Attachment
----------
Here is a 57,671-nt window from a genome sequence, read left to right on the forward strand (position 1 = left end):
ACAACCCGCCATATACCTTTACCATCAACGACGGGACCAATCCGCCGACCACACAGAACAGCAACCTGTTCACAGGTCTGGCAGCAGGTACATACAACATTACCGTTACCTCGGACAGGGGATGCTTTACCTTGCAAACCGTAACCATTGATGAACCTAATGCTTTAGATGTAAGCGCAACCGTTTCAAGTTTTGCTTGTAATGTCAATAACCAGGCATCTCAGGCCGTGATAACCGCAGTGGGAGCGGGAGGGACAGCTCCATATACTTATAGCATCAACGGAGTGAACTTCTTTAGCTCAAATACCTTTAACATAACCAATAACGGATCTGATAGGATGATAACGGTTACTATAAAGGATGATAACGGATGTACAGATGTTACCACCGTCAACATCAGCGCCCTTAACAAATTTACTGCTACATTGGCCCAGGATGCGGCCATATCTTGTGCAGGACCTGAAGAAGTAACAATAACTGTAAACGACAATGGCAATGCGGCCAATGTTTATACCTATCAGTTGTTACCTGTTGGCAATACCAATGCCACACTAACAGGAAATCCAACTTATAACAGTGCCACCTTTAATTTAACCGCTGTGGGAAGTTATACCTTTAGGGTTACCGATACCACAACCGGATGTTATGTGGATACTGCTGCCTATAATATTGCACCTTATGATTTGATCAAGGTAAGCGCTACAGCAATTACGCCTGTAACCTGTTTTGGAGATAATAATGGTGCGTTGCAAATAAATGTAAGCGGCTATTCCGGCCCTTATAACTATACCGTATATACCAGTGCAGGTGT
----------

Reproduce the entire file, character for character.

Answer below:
Here is a 57,671-nt window from a genome sequence, read left to right on the forward strand (position 1 = left end):
ACAACCCGCCATATACCTTTACCATCAACGACGGGACCAATCCGCCGACCACACAGAACAGCAACCTGTTCACAGGTCTGGCAGCAGGTACATACAACATTACCGTTACCTCGGACAGGGGATGCTTTACCTTGCAAACCGTAACCATTGATGAACCTAATGCTTTAGATGTAAGCGCAACCGTTTCAAGTTTTGCTTGTAATGTCAATAACCAGGCATCTCAGGCCGTGATAACCGCAGTGGGAGCGGGAGGGACAGCTCCATATACTTATAGCATCAACGGAGTGAACTTCTTTAGCTCAAATACCTTTAACATAACCAATAACGGATCTGATAGGATGATAACGGTTACTATAAAGGATGATAACGGATGTACAGATGTTACCACCGTCAACATCAGCGCCCTTAACAAATTTACTGCTACATTGGCCCAGGATGCGGCCATATCTTGTGCAGGACCTGAAGAAGTAACAATAACTGTAAACGACAATGGCAATGCGGCCAATGTTTATACCTATCAGTTGTTACCTGTTGGCAATACCAATGCCACACTAACAGGAAATCCAACTTATAACAGTGCCACCTTTAATTTAACCGCTGTGGGAAGTTATACCTTTAGGGTTACCGATACCACAACCGGATGTTATGTGGATACTGCTGCCTATAATATTGCACCTTATGATTTGATCAAGGTAAGCGCTACAGCAATTACGCCTGTAACCTGTTTTGGAGATAATAATGGTGCGTTGCAAATAAATGTAAGCGGCTATTCCGGCCCTTATAACTATACCGTATATACCAGTGCAGGTGT